Mary Lopes was a Portsmouth girl who volunteered for service during World War I. Many Portsmouth women helped with the war effort. As I researched the local suffragists I learned that many women aided the cause with clerical duties or providing hospitality for troops. Mary went further, she enlisted in the military service.

The Naval Reserve Act of 1916 permitted qualified “persons” for service and the Secretary of the Navy began enlisting women as “Yeoman (F). Over 11,000 women answered the call. They served in a variety of jobs: clerical, bookkeeping, inventory control, telephone operators, radio operators, pharmacists, photographers, torpedo assemblers and other positions. The women did not go to boot camp, but they were in uniform. They had some of the same responsibilities and benefits as the men. Like the men they earned about $28 a month. They were treated as veterans after the war.

What do we know about Mary? Her parents were Manuel Lopes and Georgina Lopes. Their farm seemed to be on Middle Road close to School House Lane but there are listings for East Main Road also. In 1918 newspaper clippings show she won the dance contest at the Newport County Fair. The town directory of 1919 lists her as a “Yeowoman” in the United States Navy and living at home.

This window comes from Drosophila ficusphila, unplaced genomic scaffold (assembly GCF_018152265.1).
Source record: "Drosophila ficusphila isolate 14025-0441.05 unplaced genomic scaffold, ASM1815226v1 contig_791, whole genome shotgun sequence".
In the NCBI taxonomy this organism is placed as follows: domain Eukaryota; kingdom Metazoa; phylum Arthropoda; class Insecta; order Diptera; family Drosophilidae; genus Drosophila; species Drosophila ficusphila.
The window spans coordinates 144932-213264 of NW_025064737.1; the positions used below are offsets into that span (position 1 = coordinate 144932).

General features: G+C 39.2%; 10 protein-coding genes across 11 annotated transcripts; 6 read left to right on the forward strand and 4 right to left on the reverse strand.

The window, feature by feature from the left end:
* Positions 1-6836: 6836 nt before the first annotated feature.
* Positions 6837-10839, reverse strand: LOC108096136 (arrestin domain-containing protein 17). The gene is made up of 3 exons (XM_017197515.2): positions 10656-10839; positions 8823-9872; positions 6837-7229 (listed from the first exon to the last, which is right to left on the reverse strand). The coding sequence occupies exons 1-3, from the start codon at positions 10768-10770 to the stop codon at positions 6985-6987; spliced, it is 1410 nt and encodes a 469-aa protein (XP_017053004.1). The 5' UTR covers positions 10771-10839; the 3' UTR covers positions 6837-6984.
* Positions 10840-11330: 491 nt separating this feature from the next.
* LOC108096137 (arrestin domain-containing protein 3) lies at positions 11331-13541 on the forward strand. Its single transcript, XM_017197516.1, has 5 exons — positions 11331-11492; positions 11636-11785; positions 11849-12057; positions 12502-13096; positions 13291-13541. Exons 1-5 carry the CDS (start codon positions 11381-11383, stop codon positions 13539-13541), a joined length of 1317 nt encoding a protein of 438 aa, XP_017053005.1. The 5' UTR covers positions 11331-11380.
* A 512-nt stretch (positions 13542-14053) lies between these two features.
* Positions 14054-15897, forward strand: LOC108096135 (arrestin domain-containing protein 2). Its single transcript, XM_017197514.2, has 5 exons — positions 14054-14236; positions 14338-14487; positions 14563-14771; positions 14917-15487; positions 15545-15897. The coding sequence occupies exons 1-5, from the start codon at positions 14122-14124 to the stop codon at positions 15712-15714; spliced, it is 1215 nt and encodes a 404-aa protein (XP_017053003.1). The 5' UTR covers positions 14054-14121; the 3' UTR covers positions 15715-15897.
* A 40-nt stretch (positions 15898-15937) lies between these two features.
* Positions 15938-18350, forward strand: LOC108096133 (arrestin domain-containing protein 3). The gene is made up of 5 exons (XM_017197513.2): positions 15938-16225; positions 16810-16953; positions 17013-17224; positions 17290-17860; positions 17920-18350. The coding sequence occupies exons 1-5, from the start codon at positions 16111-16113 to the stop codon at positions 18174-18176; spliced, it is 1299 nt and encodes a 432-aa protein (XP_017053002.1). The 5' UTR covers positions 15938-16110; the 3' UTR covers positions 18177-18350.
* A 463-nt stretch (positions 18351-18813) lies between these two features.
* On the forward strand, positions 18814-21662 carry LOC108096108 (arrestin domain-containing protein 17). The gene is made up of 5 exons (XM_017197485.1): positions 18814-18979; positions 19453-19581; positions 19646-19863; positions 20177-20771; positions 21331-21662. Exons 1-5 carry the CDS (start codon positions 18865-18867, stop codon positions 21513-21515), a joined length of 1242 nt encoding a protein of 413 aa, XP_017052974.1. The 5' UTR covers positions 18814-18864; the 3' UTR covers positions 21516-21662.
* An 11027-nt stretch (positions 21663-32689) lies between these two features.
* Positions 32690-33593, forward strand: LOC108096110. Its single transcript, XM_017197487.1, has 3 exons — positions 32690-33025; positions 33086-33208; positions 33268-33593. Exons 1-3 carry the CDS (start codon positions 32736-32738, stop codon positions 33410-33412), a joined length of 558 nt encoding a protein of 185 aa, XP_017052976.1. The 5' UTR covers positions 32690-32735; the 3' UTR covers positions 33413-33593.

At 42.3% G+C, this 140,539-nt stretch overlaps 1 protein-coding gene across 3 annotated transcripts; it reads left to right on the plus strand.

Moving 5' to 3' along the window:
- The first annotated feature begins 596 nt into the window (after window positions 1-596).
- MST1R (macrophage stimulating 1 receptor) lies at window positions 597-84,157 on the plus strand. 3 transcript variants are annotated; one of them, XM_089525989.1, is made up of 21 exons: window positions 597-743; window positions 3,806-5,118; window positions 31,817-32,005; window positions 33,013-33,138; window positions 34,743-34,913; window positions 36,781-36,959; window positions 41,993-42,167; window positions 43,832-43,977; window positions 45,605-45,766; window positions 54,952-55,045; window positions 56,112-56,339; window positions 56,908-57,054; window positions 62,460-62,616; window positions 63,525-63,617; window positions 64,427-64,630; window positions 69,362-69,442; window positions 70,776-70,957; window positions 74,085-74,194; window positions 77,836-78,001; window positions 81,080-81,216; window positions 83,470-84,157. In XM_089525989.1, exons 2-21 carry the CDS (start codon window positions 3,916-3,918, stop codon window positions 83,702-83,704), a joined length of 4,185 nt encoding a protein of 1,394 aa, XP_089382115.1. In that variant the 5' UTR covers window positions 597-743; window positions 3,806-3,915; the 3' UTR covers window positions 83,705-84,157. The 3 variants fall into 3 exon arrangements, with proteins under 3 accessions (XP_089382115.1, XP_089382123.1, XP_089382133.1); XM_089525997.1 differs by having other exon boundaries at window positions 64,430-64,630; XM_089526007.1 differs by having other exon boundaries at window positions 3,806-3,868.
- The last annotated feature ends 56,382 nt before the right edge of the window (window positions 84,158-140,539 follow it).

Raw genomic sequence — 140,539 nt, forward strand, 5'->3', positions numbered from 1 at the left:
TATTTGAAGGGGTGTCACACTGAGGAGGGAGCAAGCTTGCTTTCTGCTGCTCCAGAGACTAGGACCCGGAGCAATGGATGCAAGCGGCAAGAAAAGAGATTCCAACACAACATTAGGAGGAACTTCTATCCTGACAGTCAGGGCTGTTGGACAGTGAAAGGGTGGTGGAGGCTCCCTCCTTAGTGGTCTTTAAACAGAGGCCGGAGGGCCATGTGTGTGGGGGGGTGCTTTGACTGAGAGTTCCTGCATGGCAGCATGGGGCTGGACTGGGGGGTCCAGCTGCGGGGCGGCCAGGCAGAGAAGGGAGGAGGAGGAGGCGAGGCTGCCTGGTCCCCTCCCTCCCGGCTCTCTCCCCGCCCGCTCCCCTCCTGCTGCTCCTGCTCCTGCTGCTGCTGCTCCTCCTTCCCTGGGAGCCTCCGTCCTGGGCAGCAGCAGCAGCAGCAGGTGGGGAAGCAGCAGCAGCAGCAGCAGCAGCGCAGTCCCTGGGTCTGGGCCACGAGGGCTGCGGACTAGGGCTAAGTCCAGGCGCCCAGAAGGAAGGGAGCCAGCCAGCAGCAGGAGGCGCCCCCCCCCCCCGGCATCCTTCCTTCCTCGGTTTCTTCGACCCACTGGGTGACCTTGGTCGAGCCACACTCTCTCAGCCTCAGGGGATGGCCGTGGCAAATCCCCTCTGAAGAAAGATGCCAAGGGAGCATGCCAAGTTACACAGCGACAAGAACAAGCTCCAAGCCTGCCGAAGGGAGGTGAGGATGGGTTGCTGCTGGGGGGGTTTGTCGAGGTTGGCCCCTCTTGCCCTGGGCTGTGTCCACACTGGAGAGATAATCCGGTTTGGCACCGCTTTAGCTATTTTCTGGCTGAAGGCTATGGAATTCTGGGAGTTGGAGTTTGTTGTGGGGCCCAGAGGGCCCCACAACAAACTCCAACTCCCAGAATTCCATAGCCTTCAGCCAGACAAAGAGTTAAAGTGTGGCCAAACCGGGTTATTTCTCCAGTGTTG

After the war the women were quickly released from service, but Mary stayed very active in the Portsmouth Post 18 of the American Legion. She was later Post Commander of the Rhode Island Women’s American Legion Post. Mary even returned to service as a nurses’ aide with the American Red Cross during World War II.

Mary married Alfred Clark and went on to live in East Providence until her death. When she died in 1946 she received full military honors.